Dan Chaon is so good :-) My favorites are still Await Your Reply and Stay Awake, but I have also enjoyed reading You Remind Me of Me and Among the Missing. This edition of Fitting Ends has a nice interview Q&A section that is very illuminating. I like that Dan's writing leaves the reader at a door of decision and we have to try to figure out what happens next.

I enjoyed most of the stories in one degree or another. My very favorites are Chinchilla and Thirteen Windows. Other favorite stories in this collection include:
Going Out
Spirit Voices
Sure I Will
Do You Know What I Mean?

Paperback This was a GREAT first book of this author's career.

It's hard to write reviews for books like these; collections of short stories, but I'll try.

This book touched me so deeply and was such an accurate representation of people in my age group. The stories touched on family relationships and friendships, and the feelings of confusion, hopelessness, disappointment, and depression that so many young adults battle with daily. The characters felt so real, and I was able to form connections to them and become invested almost immediately. This is a good thing because there is not much time to be spent with characters in a short story. I found the stories Transformations, Accidents, and Fitting Ends to be particularly emotional.

The writing in this story was wonderful and matched perfectly with the style of story telling (an important thing for me as a reader), and had the ease and flow that I've come to expect form Dan Chaon. The characters came alive on the page, the settings were vivid, and the stories were completely immersive and effective in their brevity. I loved this collection and recommend it to fans of short story collections and emotional works. Paperback This is a fine collection of stories by a young writer whose intuitive grasp of life's ambiguities combines with a well-developed storytelling ability to give the reader much to enjoy and ruminate on. Mostly set in a small town in western Nebraska, these stories have youthful protagonists who are often at a loss or are simply lost. Their lives have veered off course, somehow, or gone into a stall, and they're like the recovering young alcoholic in Going Out, who is sober but bewildered, losing ground, finally walking down a dark country road in his boxer shorts, startled by the ghostly face of a curious cow.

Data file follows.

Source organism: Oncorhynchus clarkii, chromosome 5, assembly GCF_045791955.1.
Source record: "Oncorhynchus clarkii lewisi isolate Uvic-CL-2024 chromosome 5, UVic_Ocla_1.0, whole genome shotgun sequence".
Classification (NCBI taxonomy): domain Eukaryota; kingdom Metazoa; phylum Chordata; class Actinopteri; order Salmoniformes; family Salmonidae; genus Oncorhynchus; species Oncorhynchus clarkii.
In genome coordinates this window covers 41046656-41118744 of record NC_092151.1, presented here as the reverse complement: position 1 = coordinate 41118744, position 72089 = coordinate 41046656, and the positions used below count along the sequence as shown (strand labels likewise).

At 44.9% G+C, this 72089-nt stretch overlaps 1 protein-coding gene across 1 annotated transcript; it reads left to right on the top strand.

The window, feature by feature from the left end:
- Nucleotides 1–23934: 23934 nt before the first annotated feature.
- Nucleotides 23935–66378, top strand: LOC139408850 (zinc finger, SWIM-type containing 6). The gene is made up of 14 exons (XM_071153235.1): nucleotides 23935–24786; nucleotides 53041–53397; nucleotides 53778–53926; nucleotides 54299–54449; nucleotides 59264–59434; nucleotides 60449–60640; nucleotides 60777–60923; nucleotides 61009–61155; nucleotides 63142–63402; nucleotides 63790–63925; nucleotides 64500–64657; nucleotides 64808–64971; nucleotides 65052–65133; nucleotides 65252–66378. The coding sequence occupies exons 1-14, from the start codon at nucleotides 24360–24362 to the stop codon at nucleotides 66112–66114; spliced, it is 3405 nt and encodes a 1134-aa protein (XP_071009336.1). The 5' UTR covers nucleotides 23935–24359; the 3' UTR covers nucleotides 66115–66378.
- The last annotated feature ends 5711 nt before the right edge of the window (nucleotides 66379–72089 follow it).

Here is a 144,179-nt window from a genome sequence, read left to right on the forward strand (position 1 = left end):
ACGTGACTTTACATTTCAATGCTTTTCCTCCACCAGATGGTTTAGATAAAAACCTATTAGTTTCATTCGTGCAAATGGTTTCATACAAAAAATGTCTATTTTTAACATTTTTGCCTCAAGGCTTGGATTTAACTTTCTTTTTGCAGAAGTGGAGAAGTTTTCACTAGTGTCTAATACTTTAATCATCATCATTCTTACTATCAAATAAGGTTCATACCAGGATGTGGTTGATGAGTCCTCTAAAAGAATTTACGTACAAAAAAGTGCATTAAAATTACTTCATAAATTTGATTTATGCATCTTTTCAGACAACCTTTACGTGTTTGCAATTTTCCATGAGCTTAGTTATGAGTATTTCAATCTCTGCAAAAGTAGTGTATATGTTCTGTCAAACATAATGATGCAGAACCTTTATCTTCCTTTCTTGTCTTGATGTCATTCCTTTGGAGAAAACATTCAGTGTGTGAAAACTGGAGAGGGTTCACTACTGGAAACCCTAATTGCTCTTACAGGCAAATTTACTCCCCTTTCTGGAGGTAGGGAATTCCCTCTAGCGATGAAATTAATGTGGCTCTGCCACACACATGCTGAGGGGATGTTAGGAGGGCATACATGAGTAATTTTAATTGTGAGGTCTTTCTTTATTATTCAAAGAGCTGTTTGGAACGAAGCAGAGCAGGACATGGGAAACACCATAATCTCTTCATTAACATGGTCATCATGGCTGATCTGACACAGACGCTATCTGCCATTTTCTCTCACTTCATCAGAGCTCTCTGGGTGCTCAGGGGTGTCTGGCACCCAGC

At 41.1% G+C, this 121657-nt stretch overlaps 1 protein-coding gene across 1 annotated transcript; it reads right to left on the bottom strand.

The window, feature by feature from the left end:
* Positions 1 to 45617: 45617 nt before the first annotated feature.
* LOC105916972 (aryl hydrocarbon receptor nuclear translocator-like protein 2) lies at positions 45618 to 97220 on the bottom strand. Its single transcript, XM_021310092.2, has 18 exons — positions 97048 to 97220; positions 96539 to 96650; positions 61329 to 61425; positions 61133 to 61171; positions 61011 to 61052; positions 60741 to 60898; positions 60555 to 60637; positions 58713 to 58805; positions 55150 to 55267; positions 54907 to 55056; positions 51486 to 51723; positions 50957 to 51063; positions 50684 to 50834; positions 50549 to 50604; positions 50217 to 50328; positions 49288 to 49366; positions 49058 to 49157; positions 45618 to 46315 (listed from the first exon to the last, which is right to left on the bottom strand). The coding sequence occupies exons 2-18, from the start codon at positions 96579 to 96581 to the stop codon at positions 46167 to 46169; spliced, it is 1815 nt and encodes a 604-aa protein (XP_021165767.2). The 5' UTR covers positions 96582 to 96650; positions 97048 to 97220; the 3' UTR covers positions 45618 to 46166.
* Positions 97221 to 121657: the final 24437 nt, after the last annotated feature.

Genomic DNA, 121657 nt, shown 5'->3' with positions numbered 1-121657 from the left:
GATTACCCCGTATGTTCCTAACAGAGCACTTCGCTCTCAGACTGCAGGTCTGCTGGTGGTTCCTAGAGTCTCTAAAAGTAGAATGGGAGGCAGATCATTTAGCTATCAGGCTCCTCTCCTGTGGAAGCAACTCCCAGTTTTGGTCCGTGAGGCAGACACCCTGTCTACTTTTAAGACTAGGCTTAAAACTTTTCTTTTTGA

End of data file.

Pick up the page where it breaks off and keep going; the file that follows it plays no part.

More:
There is the mystery of identity that runs through many of these stories, from the young man in the first story My Sister's Honeymoon: A Videotape, who ponders his sister's personality change when she gets married, to the high school student in Transformations, whose older brother has revealed himself as not only gay but a female impersonator. In Fraternity, a young man discovers that a fraternity brother injured in a car accident is no longer the person he once was. A girlfriend in Rapid Transit tells a young office worker, You're not who you think you are.